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Wednesday, December 9, 2009

Feral cat nonprofit scoffs at order to halt TNR, disses enviro process

Via blog The Birdchaser, GPW reported that last Friday, the City of Los Angeles Department of Animal Services was ordered by court to stop all "TNR" -- Trap-Neuter-Return activities related to feral cats until the required environmental impact studies have been carried out. Our headline read:

Wild animals in LA win one ...for the time being

Looks like ...for the time being ended pretty darn quickly. Community groups from outside California are already calling for their feral cat activists to ignore, fight, and diss the court decision. Alley Cat Allies sent this mass email out to their supporters the evening of December 8th --
From: Alley Cat Allies []
Sent: Tuesday, December 08, 2009 6:05 PM
Subject: Los Angeles Alert: Judge Rule In Local Case Affecting TNR


December 8, 2009
Despite Setback, No Change to Private Trap-Neuter-Return Activity

Dear (....), 

I want to let you know of a recent court case in Los Angeles, and to assure you that its impact is limited. Late last week, a California trial judge suspended the City of Los Angeles' support for Trap-Neuter-Return for feral cats. The ruling requires an unnecessary environmental review before the city can restart its support. We strongly disagree with this decision, and we are encouraging the city to appeal.

I want to reassure you that the judge's decision only relates to the city government-it does not affect any Trap-Neuter-Return or feral cat care performed by private individuals or groups. But it would prevent individuals and groups from using city-funded vouchers to spay or neuter feral cats. The suspension is the result of a lawsuit brought under a California law that requires environmental reviews before some government projects can go forward. But this law was intended to apply to activities like highway construction, not Trap-Neuter-Return. Trap-Neuter-Return is a lifesaving program that benefits feral cats and the public by ending the cycle of breeding and improving the cats' health. Studies agree that Trap-Neuter-Return is beneficial for the entire community.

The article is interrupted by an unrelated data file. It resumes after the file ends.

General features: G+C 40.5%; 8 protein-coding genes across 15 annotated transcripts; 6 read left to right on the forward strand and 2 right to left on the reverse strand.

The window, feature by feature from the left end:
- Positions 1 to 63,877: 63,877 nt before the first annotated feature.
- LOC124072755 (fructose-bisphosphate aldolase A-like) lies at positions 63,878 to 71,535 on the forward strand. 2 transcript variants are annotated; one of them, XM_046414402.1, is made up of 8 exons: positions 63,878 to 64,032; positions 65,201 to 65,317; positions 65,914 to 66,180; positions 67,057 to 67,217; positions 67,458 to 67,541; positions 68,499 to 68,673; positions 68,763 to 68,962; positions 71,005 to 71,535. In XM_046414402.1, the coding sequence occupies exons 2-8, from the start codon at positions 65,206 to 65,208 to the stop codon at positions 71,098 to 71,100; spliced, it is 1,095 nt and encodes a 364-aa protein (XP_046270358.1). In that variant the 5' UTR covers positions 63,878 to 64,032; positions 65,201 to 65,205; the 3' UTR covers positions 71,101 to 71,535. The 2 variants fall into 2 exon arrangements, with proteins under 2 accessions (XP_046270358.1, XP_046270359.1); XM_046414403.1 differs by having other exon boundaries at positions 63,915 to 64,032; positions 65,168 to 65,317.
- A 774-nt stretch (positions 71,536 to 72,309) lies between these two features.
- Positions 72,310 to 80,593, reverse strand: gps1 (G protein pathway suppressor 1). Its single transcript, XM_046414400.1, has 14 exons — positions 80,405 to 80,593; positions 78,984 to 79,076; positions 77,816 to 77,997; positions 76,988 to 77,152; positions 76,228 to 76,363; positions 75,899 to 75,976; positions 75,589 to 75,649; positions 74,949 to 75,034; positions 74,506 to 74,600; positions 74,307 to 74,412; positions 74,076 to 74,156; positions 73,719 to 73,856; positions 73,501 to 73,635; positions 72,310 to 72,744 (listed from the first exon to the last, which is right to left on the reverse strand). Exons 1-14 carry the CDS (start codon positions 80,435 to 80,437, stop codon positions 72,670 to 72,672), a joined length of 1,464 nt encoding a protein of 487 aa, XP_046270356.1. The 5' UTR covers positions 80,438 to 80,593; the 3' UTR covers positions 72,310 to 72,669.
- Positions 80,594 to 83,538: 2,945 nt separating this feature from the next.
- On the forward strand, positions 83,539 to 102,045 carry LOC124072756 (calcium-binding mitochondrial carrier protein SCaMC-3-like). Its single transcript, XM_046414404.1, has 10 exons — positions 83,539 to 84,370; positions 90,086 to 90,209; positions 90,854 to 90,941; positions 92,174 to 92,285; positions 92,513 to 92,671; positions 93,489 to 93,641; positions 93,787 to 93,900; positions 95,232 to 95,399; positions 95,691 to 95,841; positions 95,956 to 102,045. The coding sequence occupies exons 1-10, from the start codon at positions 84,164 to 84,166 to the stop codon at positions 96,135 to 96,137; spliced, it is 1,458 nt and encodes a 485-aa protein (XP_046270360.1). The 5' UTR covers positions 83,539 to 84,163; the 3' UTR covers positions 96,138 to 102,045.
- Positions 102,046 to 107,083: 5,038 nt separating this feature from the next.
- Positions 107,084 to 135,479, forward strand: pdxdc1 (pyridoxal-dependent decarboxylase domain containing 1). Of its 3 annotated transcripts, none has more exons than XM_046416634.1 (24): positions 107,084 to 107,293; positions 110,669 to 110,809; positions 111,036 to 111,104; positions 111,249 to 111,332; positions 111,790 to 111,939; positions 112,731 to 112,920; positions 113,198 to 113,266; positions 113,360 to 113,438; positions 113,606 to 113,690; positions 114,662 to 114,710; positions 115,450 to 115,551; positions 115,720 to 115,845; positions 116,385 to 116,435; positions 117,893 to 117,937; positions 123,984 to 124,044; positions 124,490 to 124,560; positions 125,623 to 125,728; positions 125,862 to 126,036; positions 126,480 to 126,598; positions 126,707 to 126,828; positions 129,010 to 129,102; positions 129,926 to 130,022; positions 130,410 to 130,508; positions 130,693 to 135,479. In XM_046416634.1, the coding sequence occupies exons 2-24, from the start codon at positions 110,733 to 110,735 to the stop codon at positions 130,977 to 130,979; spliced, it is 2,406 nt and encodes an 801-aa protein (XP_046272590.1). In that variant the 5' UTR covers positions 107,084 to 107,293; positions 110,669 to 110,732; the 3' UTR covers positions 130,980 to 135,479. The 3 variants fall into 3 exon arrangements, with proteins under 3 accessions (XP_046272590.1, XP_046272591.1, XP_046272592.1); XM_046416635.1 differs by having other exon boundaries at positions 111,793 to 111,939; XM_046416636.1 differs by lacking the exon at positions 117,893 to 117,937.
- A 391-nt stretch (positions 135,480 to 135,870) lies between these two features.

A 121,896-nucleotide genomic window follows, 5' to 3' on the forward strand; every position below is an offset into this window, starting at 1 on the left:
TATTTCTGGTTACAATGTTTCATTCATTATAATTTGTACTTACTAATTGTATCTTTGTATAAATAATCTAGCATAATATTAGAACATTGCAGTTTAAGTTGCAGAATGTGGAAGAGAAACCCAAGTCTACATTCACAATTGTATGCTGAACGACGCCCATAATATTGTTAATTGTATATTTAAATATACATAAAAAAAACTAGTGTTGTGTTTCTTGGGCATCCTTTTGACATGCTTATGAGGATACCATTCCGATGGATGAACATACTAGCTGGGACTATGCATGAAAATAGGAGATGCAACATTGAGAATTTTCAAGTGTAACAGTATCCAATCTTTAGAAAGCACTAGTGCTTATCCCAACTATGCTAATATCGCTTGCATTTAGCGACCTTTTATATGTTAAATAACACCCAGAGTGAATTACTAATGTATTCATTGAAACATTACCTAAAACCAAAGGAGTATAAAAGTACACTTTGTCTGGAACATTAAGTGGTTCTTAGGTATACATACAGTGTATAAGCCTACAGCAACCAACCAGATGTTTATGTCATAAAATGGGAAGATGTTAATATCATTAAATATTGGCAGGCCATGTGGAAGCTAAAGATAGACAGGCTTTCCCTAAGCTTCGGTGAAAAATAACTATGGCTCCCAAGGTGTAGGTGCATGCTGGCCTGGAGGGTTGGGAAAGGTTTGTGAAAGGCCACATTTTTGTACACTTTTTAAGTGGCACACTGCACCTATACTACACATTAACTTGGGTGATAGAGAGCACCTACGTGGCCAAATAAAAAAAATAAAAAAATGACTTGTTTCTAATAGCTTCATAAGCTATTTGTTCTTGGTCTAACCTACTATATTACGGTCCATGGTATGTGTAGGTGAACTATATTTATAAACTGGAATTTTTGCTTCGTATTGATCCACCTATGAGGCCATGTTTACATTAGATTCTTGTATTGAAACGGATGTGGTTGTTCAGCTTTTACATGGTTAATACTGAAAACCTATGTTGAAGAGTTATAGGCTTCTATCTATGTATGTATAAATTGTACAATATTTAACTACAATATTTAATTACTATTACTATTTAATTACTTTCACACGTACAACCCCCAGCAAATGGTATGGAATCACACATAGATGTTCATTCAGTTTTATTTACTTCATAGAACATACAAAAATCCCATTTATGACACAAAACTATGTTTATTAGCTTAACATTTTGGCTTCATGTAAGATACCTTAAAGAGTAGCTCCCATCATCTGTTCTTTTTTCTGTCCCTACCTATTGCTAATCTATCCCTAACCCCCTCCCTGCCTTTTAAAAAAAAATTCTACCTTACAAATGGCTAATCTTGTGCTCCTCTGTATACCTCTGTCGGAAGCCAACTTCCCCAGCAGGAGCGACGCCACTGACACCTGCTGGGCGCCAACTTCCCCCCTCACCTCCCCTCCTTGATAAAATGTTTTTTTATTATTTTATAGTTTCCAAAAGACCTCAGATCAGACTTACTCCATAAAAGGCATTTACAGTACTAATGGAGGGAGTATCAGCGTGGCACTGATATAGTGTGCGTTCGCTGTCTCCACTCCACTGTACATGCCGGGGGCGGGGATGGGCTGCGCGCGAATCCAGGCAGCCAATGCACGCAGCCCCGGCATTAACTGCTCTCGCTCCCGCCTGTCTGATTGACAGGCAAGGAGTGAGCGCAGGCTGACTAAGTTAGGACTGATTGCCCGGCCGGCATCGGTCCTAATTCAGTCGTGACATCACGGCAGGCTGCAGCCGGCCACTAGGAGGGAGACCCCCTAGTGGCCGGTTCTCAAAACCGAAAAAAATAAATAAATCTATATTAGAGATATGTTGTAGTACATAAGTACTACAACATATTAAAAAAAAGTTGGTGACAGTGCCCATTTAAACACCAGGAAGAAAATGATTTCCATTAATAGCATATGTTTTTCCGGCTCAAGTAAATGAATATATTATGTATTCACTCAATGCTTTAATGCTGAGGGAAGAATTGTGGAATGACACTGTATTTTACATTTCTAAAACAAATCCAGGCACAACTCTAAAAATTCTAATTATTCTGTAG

If the city ends its support for Trap-Neuter-Return, more cats will be pushed into animal shelters, where they will be killed. We are certain that in a city as progressive as Los Angeles, residents would prefer their taxes be used for neutering cats, not killing them. We are monitoring this situation, and we will keep you updated on any further developments.

Sincerely, Becky Robinson President

Alley Cat Allies | 7920 Norfolk Avenue, Suite 600, Bethesda, MD 20814-2525

Dear Becky -- You are completely incorrect in stating that environmental reviews are only intended for activities like highway construction. Environmental reviews address all impacts to the whole environment by an activity.

Feral cat populations definitely impact wildlife where they exist. Mitigating that impact must be included in best practices. Ideally, this mitigation should be one of the by products of a significant, rigorous environmental impact study. Mitigation lies at the heart of the lawsuit ruled upon last Friday and brought by various environmental groups seeking a more comprehensive set of actions to address the problem.  It would probably be best if you look at the bigger picture, the one that lies just beyond your myopic view, and try to be part of the solution rather than the problem.  -GPW

Perhaps they don't have environmental impacts back in Bethesda. Or birds.